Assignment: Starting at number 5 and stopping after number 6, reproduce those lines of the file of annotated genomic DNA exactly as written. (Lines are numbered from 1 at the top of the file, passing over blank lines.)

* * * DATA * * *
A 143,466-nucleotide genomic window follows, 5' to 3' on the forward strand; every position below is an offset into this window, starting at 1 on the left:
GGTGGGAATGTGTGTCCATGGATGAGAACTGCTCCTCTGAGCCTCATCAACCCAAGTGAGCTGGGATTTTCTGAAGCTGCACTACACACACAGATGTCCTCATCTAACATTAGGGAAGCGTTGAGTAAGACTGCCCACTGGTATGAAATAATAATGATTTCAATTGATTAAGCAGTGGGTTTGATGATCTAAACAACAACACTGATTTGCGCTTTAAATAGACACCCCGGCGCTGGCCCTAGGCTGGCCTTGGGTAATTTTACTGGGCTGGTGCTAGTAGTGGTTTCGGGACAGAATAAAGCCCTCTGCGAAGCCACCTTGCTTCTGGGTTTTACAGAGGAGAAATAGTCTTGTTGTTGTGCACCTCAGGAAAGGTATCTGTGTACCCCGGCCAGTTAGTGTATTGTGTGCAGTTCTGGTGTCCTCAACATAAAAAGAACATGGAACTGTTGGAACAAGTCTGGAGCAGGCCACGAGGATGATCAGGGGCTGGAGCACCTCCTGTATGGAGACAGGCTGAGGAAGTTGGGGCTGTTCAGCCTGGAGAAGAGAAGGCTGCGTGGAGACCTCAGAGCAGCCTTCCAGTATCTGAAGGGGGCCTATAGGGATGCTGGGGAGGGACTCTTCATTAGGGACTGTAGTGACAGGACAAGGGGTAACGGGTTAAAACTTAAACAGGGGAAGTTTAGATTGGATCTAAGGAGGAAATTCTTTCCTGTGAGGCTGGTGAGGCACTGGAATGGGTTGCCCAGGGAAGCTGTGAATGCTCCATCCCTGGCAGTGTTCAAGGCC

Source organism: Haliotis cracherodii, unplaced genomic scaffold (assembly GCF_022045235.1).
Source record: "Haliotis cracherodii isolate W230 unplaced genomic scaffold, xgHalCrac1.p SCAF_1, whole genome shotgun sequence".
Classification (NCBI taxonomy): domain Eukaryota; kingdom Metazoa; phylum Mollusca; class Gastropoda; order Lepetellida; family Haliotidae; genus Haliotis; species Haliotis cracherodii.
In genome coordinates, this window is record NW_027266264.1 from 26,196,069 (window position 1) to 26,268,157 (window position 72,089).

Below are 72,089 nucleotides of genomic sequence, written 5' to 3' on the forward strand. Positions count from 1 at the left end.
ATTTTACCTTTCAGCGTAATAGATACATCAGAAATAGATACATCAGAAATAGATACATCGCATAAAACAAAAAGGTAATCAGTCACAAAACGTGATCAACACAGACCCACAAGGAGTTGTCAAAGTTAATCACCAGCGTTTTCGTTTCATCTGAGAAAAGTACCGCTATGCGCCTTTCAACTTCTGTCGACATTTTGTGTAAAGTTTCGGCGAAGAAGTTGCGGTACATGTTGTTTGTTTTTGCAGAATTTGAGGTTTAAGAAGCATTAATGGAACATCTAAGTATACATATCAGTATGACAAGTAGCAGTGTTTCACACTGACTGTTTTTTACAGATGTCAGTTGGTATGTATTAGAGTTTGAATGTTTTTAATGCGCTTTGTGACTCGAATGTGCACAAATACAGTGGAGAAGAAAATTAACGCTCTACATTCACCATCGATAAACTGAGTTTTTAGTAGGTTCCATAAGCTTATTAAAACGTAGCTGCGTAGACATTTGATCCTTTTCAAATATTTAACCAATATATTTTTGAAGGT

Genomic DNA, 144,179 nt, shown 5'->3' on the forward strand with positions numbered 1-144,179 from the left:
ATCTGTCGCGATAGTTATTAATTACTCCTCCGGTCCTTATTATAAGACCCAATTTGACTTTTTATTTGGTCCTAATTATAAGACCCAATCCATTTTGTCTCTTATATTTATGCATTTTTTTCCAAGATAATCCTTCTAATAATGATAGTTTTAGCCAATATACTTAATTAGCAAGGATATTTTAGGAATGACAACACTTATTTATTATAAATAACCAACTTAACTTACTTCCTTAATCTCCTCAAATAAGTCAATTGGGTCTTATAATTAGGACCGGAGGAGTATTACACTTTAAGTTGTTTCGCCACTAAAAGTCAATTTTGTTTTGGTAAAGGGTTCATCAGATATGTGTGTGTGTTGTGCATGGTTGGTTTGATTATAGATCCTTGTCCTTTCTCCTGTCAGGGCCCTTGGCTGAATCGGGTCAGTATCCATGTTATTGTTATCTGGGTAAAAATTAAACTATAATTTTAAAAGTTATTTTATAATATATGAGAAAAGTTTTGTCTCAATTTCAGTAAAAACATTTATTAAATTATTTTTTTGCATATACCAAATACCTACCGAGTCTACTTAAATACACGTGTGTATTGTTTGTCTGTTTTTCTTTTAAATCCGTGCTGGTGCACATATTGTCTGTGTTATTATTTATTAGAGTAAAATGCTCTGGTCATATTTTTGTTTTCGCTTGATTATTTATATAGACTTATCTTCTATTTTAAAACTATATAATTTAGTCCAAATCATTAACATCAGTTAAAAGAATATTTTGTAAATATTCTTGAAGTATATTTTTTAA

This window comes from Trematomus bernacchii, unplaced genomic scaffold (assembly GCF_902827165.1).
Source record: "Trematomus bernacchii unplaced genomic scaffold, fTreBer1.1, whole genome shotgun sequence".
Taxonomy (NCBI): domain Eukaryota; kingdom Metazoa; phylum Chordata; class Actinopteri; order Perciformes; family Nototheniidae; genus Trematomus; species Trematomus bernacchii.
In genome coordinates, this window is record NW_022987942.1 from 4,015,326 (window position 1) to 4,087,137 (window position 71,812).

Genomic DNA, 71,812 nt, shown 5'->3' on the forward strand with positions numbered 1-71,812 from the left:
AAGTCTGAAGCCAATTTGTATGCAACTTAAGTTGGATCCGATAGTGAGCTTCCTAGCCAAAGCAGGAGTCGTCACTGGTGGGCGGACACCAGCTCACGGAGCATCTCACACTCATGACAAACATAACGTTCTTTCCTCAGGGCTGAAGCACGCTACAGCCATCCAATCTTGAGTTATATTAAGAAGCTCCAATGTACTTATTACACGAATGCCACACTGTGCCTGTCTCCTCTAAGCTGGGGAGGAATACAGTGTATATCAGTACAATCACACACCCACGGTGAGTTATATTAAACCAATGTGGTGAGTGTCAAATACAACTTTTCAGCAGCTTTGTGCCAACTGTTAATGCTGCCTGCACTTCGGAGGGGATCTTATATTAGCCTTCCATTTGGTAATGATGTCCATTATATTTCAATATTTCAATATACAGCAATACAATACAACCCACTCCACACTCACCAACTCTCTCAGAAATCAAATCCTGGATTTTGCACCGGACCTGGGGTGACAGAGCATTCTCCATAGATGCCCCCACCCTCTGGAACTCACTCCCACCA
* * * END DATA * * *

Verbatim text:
Classification (NCBI taxonomy): domain Eukaryota; kingdom Metazoa; phylum Mollusca; class Gastropoda; order Lepetellida; family Haliotidae; genus Haliotis; species Haliotis cracherodii.
In genome coordinates, this window is record NW_027266264.1 from 26,196,069 (window position 1) to 26,268,157 (window position 72,089).